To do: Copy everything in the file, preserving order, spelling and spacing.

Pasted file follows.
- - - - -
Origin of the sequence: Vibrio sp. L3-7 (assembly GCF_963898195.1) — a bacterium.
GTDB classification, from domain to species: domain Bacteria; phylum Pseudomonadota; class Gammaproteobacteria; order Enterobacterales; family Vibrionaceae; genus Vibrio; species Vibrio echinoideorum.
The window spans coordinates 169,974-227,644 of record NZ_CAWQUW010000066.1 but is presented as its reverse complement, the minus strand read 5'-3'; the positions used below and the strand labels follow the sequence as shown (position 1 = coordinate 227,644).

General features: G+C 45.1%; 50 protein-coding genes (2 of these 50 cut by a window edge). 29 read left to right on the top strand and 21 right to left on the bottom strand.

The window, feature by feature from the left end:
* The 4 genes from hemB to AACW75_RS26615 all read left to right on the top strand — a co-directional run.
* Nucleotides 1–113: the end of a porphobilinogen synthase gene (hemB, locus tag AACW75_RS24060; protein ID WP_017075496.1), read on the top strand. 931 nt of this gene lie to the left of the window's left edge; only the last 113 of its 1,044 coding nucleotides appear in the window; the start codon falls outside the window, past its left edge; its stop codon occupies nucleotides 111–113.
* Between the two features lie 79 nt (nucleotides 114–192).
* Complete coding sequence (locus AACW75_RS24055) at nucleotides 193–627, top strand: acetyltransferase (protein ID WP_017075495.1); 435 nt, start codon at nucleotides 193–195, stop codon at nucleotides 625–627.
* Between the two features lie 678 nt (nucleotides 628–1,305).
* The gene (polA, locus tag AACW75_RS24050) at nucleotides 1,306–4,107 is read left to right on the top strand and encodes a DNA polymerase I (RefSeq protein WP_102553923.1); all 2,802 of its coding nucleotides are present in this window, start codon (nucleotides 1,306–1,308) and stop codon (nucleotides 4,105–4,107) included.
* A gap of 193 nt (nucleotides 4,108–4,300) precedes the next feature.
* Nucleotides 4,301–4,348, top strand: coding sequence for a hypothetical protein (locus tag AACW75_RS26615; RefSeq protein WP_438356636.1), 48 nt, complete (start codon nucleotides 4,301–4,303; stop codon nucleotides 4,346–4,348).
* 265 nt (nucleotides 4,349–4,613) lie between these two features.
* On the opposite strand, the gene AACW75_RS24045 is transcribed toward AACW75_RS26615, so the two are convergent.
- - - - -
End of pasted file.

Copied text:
Origin of the sequence: Vibrio sp. L3-7 (assembly GCF_963898195.1) — a bacterium.
GTDB classification, from domain to species: domain Bacteria; phylum Pseudomonadota; class Gammaproteobacteria; order Enterobacterales; family Vibrionaceae; genus Vibrio; species Vibrio echinoideorum.
The window spans coordinates 169,974-227,644 of record NZ_CAWQUW010000066.1 but is presented as its reverse complement, the minus strand read 5'-3'; the positions used below and the strand labels follow the sequence as shown (position 1 = coordinate 227,644).

General features: G+C 45.1%; 50 protein-coding genes (2 of these 50 cut by a window edge). 29 read left to right on the top strand and 21 right to left on the bottom strand.

The window, feature by feature from the left end:
* The 4 genes from hemB to AACW75_RS26615 all read left to right on the top strand — a co-directional run.
* Nucleotides 1–113: the end of a porphobilinogen synthase gene (hemB, locus tag AACW75_RS24060; protein ID WP_017075496.1), read on the top strand. 931 nt of this gene lie to the left of the window's left edge; only the last 113 of its 1,044 coding nucleotides appear in the window; the start codon falls outside the window, past its left edge; its stop codon occupies nucleotides 111–113.
* Between the two features lie 79 nt (nucleotides 114–192).
* Complete coding sequence (locus AACW75_RS24055) at nucleotides 193–627, top strand: acetyltransferase (protein ID WP_017075495.1); 435 nt, start codon at nucleotides 193–195, stop codon at nucleotides 625–627.
* Between the two features lie 678 nt (nucleotides 628–1,305).
* The gene (polA, locus tag AACW75_RS24050) at nucleotides 1,306–4,107 is read left to right on the top strand and encodes a DNA polymerase I (RefSeq protein WP_102553923.1); all 2,802 of its coding nucleotides are present in this window, start codon (nucleotides 1,306–1,308) and stop codon (nucleotides 4,105–4,107) included.
* A gap of 193 nt (nucleotides 4,108–4,300) precedes the next feature.
* Nucleotides 4,301–4,348, top strand: coding sequence for a hypothetical protein (locus tag AACW75_RS26615; RefSeq protein WP_438356636.1), 48 nt, complete (start codon nucleotides 4,301–4,303; stop codon nucleotides 4,346–4,348).
* 265 nt (nucleotides 4,349–4,613) lie between these two features.
* On the opposite strand, the gene AACW75_RS24045 is transcribed toward AACW75_RS26615, so the two are convergent.